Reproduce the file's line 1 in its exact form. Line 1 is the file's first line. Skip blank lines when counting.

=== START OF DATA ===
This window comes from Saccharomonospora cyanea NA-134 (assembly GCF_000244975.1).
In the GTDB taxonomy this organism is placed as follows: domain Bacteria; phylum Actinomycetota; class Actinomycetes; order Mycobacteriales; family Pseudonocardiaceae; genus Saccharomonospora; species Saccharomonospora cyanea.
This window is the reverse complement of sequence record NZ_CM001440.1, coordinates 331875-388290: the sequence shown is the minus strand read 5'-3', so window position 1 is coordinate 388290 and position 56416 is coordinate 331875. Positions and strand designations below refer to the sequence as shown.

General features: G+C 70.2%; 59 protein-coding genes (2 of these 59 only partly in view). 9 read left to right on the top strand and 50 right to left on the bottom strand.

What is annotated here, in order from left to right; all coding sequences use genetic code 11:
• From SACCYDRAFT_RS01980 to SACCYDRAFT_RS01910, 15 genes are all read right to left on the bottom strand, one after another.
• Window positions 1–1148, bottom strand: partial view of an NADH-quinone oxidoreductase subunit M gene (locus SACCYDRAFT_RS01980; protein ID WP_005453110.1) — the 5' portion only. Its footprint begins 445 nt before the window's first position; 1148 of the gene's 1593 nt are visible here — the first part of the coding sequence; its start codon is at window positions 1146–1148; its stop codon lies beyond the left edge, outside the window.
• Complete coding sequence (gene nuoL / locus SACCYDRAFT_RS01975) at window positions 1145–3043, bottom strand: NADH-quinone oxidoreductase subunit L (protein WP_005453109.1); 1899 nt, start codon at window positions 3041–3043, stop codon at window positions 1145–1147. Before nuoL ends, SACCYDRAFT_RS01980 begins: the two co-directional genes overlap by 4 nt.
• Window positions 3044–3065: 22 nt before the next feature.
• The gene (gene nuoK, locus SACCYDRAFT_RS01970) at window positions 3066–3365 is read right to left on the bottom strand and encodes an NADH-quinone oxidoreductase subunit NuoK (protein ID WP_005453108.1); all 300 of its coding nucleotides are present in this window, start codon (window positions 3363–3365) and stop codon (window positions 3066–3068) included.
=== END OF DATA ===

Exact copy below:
This window comes from Saccharomonospora cyanea NA-134 (assembly GCF_000244975.1).